"What's Happening?" Blog is a weekly round up of the all the ADR news, jobs, events and more.  Check it out each week and view past news [HERE]

In This Corner: Behavioral Change Stairway Model 

“What is destroyed most in high tension situations is trust, and without trust, things will break down very quickly.  When they do, they are replaced by increased anxiety and confusion, destroying the participants’ ability to make good, long-term decisions.  It is the negotiator’s presence that keeps the trust intact.” - Michael Tsur, International High-Risk Negotiator

By Lynne Kinnucan, Co-Chair ACR Crisis Negotiation Section

Originally posted at the Crisis Negotiator Blog

An essential part of being a good negotiator, yet the perhaps the part hardest to define, is the quality of “presence”, that attitude of being entirely focused, quietly patient, and flexible enough to be creative in one’s responses to quickly shifting situations.

It is the opposite of rushing in to fix a situation. One negotiator learned this on the job when he began the process by trying to solve the issue right away.  He stopped when the subject yelled, “What are you *talking* about?!”

Read more [HERE]

Patricia M Porter- Our brains are changing all the time. We can be in control of those changes or we can have accidental brains, ruled by habit. Stephanie will show you how you can break bad habits, set and reach goals, and maximize your ability to handle conflict through the process of self-directed neuroplasticity. By using some basic techniques, you can take charge of how your brain changes. You can rewire your brain on purpose. Visit the blog and listen [HERE].

Talking Tough On Twitter: Taking the Sting Out of Social Media Conv...

Jesan Sorrells- Last week, we were a guest of Choose2Talk, a new start-up, restorative justice and mediation agency based out of Detroit, Michigan. We were the guest speaker in a webinar discussion around social media and conflict resolution skill development. Below is a summary of the Slideshare notes ...

Slide #3

Contextual communication happens in online interactions—particularly in the realm of social interactions. Twitter and Instagram serve as the strongest examples of low context communication masquerading as high context communications. As the internet in general and social media in particular transitions more and more to the dominance of images over text (although the signs and symbols involved in text are image-based themselves) more and more of social media interactions and communications will have to be focuses around high-context understanding. In the areas of cyber-bullying and harassment of individuals online, images, videos and text are powerful forces that can destroy individuals if not effectively neutralized.

Read more [HERE]

In the field of Alternative Dispute Resolution, mediators, among other things, help people in dispute come to a mutually acceptable resolution about issues they do not agree on. Each party typically holds a disparate perspective from the other on what constitutes an appropriate settlement. By the time they get to talk it out in the mediation process to see if they can resolve matters, they have often become entrenched in their positions and the relationship is suffering.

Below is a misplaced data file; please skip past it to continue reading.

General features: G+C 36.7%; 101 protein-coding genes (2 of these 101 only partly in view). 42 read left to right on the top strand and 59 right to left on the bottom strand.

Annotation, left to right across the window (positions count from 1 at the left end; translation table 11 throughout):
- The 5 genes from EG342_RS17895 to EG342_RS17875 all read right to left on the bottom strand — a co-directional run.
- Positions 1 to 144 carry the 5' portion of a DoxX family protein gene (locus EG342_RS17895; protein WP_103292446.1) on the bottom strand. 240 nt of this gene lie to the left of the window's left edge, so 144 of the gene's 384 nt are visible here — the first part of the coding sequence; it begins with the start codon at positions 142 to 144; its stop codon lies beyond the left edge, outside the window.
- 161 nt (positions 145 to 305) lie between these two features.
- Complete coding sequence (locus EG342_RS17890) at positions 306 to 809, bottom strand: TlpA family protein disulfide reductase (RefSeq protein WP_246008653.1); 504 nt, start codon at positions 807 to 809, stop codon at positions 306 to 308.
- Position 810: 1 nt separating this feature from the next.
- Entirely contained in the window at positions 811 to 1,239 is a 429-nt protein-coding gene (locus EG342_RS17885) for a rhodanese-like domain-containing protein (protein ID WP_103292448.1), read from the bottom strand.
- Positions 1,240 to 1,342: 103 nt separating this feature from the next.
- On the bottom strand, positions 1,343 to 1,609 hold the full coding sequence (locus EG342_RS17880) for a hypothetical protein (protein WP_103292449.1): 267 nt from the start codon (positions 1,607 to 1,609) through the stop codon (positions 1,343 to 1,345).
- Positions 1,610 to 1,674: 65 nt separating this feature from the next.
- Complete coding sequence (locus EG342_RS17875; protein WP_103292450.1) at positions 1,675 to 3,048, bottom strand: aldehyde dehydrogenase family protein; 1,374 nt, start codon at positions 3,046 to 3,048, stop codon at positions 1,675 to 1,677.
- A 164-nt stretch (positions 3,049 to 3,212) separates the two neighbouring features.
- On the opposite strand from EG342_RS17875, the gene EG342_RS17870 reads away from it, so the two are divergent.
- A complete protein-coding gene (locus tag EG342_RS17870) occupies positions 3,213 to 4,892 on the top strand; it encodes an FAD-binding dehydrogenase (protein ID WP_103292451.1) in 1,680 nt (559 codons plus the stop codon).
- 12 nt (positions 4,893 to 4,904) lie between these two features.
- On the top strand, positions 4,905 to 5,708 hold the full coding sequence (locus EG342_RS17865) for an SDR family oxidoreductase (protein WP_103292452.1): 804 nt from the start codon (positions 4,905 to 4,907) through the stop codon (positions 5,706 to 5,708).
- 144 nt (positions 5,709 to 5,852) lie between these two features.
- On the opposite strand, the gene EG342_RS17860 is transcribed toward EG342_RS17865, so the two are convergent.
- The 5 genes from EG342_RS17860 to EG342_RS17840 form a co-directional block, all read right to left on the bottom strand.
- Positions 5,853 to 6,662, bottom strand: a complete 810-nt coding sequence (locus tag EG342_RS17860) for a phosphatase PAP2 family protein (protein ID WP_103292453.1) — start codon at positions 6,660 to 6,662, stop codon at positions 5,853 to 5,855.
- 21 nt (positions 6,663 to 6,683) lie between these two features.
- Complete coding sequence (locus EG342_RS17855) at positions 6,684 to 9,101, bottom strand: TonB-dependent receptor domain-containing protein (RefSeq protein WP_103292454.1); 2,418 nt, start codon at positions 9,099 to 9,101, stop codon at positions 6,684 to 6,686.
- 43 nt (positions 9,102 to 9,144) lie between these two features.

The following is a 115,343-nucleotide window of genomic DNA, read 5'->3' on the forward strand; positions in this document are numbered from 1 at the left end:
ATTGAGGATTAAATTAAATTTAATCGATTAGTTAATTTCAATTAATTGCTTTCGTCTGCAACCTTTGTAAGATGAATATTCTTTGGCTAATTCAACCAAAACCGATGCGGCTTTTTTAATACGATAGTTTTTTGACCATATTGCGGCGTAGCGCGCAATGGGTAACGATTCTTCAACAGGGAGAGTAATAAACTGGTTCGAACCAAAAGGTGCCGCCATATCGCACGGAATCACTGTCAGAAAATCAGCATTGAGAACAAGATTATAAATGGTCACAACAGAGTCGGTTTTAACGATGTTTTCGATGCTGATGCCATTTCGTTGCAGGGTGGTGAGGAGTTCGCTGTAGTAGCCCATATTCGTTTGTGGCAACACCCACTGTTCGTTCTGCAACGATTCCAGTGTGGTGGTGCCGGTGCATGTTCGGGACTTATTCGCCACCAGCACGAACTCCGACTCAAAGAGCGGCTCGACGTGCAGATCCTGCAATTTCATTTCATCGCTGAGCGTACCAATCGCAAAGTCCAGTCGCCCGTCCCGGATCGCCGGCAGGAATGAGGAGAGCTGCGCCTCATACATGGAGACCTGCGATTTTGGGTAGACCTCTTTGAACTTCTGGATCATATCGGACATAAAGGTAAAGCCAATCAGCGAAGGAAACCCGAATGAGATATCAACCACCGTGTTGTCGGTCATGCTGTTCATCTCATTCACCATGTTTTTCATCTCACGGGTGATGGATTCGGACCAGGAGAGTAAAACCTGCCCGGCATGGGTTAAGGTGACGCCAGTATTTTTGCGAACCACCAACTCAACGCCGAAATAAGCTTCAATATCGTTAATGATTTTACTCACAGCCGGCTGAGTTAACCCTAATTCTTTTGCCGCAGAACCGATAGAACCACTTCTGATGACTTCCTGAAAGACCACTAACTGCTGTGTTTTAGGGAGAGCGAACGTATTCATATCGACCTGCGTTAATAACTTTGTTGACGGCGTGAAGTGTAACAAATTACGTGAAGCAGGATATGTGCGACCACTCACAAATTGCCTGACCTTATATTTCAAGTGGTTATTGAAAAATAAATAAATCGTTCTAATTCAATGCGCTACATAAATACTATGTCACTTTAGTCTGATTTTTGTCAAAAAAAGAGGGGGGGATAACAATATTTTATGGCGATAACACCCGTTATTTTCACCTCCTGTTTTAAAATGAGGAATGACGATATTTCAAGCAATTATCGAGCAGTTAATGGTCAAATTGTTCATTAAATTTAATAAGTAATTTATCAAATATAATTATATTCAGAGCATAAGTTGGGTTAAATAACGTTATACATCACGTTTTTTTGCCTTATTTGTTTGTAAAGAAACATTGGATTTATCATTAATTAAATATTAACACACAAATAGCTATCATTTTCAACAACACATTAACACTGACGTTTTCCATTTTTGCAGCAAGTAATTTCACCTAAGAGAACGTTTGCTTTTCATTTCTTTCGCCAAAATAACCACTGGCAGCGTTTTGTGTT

Positions reflect what we assert we want as an outcome. The more we defend our positions, the stronger we seem to hold onto them.

Read more [HERE]. 

Conflict, Sherry Turkle, and the RPM

Karen Hollett- The Reasonable Person Model (RPM, see previous posts) is a model of human nature predicated, in part, on our relationship with information and, more particularly, how our voracious human appetite for information affects our reasonableness. In a nutshell, as a species, we love information but our tendency to seek out and consume information drains our attentional capacities. The lack of our ability to direct our attention, which is difficult to self recognize at times, can be very obvious to others as it can make us very difficult to deal with. Depletion of this resource make us cranky, easily frustrated, impulsive, etc. In a word, unreasonable.

Read more [HERE]

NAFCM  Webinar “How Online Mediation Helps Community Mediators Prac... (archive)

Giuseppe LeoneTopics included:

  • How NAFCM community mediation centers can now help their mediators practice and improve their skills, by participating in online mediation simulations with other mediators – from the same or different centers. All they need is a PC, Mac, Ipad and an Internet connection.
  • Why 3 community mediators (in Washington, Wisconsin and Maine) found the 4-part format of Virtual Mediation Lab simulations so effective, and why they liked so much their first experience online.
  • How online simulations and their video recordings can add value to a classroom training program; keep students (new mediators) interested in mediation; and create a new source of income for community mediation centers.
  • How community mediation centers — no matter their size or location — can now learn from and share with one another their “know-how” and experience with specific kind of disputes.
  • Which additional resources — e.g. online training, webinars — Virtual Mediation Lab makes available to NAFCM mediation centers and other ADR organizations.

See the archive, presentation slides, & more [HERE]. 

Werner Institute Newsletter - Fall 2013

Internship: ADR Center Rome, Italy

Florida Mediation Group Launches Series of Mentoring Videos

Dusty Rhoades on Why Transformative Theory Matters

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